Stack, John (1906–1972)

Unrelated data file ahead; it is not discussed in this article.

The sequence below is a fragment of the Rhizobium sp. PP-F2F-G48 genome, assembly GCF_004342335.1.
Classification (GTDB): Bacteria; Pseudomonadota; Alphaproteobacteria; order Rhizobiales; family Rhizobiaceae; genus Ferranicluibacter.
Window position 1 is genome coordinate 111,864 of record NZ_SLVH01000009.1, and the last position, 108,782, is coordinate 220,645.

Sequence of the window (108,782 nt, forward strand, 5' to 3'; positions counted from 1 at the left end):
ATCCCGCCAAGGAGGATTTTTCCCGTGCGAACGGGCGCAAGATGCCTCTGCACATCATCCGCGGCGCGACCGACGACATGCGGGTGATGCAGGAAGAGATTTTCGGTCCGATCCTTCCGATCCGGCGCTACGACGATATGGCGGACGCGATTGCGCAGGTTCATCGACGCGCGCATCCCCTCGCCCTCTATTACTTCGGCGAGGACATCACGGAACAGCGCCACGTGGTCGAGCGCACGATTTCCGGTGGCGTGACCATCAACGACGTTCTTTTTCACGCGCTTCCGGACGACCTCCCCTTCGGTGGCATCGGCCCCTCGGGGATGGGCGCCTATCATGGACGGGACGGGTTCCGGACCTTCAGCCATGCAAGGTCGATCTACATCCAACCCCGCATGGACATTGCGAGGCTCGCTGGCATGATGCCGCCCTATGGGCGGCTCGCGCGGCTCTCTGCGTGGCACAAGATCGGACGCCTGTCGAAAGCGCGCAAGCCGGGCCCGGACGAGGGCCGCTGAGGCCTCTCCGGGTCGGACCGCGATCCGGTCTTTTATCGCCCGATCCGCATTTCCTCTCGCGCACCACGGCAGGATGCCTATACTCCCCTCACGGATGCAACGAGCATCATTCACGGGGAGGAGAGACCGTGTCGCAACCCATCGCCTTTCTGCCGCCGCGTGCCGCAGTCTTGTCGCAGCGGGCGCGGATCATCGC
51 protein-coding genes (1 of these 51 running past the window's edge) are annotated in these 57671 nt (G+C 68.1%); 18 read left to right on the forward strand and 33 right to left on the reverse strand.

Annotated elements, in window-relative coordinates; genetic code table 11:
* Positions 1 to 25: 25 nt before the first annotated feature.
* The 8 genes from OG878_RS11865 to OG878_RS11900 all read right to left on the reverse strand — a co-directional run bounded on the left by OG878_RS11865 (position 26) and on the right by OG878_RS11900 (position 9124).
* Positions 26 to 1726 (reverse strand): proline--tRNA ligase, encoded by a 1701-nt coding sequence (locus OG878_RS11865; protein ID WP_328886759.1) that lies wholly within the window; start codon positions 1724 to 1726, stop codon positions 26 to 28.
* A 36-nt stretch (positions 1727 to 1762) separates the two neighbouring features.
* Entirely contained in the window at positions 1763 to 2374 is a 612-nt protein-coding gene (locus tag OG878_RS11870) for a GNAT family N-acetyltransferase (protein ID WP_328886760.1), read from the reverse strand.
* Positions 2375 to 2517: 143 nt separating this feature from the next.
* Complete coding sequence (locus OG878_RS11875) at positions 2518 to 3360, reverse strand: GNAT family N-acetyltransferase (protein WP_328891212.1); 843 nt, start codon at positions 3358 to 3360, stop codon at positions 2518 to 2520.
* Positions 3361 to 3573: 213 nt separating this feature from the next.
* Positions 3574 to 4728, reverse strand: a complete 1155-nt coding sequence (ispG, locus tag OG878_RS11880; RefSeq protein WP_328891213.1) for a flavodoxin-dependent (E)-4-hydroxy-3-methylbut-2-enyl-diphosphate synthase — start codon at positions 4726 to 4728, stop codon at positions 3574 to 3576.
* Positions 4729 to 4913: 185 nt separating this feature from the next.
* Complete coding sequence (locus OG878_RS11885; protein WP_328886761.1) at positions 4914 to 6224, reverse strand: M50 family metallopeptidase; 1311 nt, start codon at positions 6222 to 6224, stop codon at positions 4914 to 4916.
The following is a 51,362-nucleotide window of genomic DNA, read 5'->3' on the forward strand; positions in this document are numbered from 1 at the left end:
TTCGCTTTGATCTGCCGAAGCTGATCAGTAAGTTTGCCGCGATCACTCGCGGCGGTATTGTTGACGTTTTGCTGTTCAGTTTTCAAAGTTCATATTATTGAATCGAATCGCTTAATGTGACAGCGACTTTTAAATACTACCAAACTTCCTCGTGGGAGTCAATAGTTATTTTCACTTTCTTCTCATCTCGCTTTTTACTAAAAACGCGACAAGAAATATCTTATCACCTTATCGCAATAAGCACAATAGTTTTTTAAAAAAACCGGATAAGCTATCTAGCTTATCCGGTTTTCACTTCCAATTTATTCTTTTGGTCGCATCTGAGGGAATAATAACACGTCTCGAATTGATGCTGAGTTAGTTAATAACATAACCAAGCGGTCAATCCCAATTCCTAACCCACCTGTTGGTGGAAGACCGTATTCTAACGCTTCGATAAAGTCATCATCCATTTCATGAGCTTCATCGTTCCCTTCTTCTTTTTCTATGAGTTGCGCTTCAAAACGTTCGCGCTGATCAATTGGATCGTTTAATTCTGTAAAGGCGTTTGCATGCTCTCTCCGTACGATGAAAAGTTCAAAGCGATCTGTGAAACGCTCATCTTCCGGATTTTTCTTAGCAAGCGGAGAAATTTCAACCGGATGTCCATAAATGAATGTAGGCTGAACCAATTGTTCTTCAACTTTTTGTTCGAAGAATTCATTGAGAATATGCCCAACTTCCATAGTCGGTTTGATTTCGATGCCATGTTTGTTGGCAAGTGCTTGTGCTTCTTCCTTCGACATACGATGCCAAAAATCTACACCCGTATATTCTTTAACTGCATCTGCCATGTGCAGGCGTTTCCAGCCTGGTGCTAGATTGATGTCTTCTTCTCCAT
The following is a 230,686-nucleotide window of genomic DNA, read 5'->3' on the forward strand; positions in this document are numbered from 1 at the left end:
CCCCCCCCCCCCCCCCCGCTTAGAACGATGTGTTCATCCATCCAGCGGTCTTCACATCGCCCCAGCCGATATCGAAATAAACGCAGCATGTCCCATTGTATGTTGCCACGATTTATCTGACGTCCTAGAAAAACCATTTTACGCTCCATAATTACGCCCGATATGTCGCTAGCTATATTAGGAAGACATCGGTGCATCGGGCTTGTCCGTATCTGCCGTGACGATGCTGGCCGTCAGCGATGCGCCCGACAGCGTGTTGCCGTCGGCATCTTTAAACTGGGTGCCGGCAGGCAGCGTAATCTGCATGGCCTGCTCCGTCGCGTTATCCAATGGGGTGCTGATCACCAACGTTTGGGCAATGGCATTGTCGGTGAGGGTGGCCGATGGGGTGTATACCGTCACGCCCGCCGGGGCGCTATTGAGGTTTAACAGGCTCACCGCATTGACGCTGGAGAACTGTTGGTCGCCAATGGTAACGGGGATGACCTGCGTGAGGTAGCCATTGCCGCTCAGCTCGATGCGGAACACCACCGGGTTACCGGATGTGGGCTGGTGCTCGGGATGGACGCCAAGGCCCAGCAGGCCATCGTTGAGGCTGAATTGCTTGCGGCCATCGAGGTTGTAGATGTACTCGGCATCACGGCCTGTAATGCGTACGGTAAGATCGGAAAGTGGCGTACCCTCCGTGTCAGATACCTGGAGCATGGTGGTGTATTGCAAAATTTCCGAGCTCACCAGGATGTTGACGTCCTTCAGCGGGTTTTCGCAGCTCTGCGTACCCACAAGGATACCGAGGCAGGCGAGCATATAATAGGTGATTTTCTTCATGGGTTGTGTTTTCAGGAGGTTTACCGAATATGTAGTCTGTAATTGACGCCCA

John Stack was an American aeronautical engineer who played an important role in the effort to achieve manned supersonic flight (see sound barrier). Stack graduated from the Massachusetts Institute of Technology in 1928 and then joined the Langley Aeronautical Laboratory, becoming director of all the high-speed wind tunnels and high-velocity airflow research there in 1939. Three years later he was named chief of the compressibility research division at Langley. In 1947, he was promoted to assistant chief of research, a title then changed to assistant director of the research center. Stack guided much of the research that paved the way for transonic aircraft, and in 1947 was awarded the Collier Trophy together Charles Yeager, the pilot who first broke the sound barrier. From 1961 to 1962 Stack was director of aeronautical research at NASA Headquarters before leaving to become vice president for engineering at Republic Aircraft Corp (later part of Fairchild Industries) from which he retired in 1971.